Simple Local Servers

When testing many facets of the OptinMonster embed code I find myself needing a clean & quick HTML page on almost a daily basis. For most tasks throwing some code into JSFiddle will do, but testing some of our more advanced targeting rules becomes onerous, if not impossible.

In comes a great little NPM package serve from the team over at Zeit that gives you a bare-bones web server from the terminal.

So without further ado, my process:

Install the package

> npm i -g serve

Create the necessary files

I first create a new temporary directory and add an index.html file.

> mkdir om-test && cd om-test
> touch index.html

Add the HTML

I then place some boilerplate HTML in index.html along with the OptinMonster embed code.

<head><title>OptinMonster Test</title></head>
	<h1>I'm OptinMonster Testing Rick!</h1>
	<!-- OptinMonster embed code goes here -->

Start the server

Back in the terminal and in the temporary directory, start the server with server ..

Starting the server

Once you see “Serving!” your page is ready to go!

View the page

You can now see the test page at http://localhost:5000.

View the page

That’s it.


The Stillness of Hunting

In The Stand

Even when you come back empty-handed the time has not been wasted. Hunting provides us with so much more than meat.

In the stillness of hunting you have time to stop, to listen, and be present with yourself and the great outdoors.


Accessing React refs in React-DnD

My team and I at OptinMonster are in the process of building a true drag & drop solution for the campaign builder. This represents the biggest improvement to the platform in over a year.

We landed on using the excellent React DnD to power the user interactions. It provides some high-level components to make use of the HTML5 Drag & Drop API which significantly speeds up our development.

One problem I’ve run into is accessing a child of the drop target element to calculate some hover interactions. The React DnD docs suggest using findDOMNode(component) but performing the DOM tree searches during the hover callback (which fires seemingly every 10ms) can bring the browser to a standstill with any significant number of nodes.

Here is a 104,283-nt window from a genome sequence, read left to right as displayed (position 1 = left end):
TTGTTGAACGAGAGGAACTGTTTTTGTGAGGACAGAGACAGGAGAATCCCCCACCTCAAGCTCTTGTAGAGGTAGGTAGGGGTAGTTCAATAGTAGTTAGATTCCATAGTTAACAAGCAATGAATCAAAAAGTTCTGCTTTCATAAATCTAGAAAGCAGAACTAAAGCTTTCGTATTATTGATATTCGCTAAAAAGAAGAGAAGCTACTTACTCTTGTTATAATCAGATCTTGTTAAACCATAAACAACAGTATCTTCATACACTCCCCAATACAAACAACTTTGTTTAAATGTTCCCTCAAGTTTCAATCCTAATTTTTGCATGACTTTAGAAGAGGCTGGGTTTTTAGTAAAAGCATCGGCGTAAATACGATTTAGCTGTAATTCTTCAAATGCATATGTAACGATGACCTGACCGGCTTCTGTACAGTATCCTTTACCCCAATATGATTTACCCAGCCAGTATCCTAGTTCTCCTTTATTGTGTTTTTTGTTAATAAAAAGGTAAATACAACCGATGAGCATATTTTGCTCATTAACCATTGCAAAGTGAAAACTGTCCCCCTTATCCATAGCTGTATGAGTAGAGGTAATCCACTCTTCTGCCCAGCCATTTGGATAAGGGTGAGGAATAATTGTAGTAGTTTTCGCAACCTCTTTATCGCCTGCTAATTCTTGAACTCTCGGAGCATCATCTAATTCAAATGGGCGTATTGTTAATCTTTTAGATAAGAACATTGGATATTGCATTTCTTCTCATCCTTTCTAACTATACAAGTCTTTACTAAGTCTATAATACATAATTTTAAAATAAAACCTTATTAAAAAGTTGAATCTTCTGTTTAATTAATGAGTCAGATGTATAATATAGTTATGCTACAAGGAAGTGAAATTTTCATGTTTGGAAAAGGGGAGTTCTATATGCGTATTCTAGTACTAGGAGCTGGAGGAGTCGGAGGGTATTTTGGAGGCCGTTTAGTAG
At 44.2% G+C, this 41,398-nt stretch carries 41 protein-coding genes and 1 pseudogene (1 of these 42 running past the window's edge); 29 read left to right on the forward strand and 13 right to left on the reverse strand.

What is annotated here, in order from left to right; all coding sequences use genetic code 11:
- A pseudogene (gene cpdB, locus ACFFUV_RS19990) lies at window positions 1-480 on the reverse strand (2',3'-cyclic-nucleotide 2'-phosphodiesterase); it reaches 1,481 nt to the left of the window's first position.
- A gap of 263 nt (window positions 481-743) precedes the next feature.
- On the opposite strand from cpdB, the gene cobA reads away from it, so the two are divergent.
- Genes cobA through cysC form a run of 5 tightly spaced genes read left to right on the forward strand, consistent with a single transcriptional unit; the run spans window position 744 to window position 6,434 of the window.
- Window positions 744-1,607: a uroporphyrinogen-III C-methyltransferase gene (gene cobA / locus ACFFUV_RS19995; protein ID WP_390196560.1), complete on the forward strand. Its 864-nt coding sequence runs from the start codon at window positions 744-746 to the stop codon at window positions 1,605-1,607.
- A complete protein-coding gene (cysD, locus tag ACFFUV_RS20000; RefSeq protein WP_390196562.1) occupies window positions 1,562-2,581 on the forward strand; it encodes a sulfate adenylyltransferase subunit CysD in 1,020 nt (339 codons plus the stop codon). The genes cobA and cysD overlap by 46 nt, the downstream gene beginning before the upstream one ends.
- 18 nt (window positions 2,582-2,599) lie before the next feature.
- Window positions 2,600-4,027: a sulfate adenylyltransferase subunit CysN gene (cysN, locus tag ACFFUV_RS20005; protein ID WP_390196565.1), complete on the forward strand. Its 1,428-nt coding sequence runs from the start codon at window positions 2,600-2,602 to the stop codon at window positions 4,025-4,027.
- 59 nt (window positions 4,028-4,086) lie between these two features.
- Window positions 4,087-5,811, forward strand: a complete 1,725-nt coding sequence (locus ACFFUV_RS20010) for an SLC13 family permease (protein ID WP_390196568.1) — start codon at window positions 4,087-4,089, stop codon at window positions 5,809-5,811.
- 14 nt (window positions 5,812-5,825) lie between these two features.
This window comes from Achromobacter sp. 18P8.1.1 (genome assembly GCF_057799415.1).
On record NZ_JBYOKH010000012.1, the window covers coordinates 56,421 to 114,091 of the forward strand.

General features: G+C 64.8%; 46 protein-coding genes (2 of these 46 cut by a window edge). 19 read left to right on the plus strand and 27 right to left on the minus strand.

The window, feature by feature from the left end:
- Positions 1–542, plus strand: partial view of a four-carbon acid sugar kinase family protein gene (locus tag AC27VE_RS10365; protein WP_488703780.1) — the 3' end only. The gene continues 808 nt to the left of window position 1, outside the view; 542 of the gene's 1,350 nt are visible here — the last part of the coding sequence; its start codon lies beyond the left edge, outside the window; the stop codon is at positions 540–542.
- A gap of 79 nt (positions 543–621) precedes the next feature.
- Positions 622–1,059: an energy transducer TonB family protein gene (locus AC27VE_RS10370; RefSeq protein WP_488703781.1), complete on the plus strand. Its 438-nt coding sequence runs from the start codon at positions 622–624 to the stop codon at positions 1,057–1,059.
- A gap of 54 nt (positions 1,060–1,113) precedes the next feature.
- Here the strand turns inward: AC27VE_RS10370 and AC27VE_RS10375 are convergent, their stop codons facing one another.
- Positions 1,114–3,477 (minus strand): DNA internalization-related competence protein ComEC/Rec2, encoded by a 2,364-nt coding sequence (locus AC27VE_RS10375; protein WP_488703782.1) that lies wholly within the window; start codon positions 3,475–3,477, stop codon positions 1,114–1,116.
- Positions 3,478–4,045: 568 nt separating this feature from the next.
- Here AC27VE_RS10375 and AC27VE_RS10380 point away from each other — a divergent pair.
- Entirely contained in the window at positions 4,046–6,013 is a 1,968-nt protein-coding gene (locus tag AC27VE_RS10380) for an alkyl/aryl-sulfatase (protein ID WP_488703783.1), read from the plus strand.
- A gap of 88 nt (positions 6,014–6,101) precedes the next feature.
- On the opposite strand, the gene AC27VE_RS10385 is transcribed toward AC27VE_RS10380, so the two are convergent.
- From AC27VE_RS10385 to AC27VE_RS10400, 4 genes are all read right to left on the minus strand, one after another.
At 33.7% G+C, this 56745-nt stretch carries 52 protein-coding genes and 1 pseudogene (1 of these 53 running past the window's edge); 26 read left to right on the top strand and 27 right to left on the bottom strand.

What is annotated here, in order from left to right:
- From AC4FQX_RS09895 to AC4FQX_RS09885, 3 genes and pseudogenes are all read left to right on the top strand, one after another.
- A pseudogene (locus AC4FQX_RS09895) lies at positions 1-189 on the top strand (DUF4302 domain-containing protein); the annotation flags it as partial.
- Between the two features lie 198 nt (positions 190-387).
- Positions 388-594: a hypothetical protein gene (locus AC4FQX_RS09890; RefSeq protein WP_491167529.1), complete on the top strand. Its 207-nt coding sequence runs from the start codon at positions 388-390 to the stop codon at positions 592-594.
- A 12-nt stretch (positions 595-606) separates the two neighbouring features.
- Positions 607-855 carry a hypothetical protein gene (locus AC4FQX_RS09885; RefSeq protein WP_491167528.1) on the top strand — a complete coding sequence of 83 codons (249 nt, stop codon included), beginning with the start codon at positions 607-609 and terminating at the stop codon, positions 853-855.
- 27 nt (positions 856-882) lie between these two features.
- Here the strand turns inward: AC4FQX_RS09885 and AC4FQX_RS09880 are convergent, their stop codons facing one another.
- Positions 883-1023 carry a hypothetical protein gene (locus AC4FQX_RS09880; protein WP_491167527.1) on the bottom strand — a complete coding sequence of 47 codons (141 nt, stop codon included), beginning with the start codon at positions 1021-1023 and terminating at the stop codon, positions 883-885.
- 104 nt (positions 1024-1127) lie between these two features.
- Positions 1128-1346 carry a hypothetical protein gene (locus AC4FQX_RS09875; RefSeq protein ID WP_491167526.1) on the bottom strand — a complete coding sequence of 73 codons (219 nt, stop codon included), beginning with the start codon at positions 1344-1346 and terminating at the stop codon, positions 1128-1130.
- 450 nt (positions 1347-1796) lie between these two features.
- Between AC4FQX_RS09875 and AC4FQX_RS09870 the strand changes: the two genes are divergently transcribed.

So instead I found React refs are accessible from within the React DnD callbacks with component.decoratedComponentInstance. This is a significantly faster method of pulling data out of the DOM and provides access only to the DOM elements you really need. Here’s how to make use of the refs:

* Set `this.targetEl` to your desired element.
class MyComponent extends React.Component {
// ...
render() {
    return (
        <div className="parent">
            <div className="child" ref={el => this.targetEl = el}>Content Here</div>
// ...

* And in your drop target spec `targetEl` will be available.
const dropTarget = {
  hover: (props, monitor, component) => {
    // Get the target bounding rectangle
    const hoverBoundingRect = component.decoratedComponentInstance.targetEl.getBoundingClientRect();
    // ... 

Have any questions about React, drag & drop, or OptinMonster? Let me know on Twitter!


Leave it better than you found it

The Boy Scouts and many outdoorsmen/women have a code of leaving the campsite better than you found it. That means picking up trash even if you didn’t leave it. When you finish your stay the campsite should be pristine.

That guideline can easily be translated to software development. I highly doubt you’ve opened up a class file and, besides the big issue went in to fix, you thought there was nothing you could do to improve it.

Does the formatting conform to your team’s standards?

Do all of the variable and method names make sense?

Could any part of the code be made less ambiguous?

Next time you hop into some code for a “quick-fix”, take a look around and see what you can do to leave the file better than you found it.


Make hay

There’s an old saying, “Make hay while the sun shines”. It means you should get your work done while the conditions are favorable. No distractions. Don’t even think of dilly-dallying!

You never know when the power will go out. Or you’ll get the flu. Or your kid will get sick. Or all of the above.

So make your hay, develop that app, write your comment or so your work while the sun is still shining.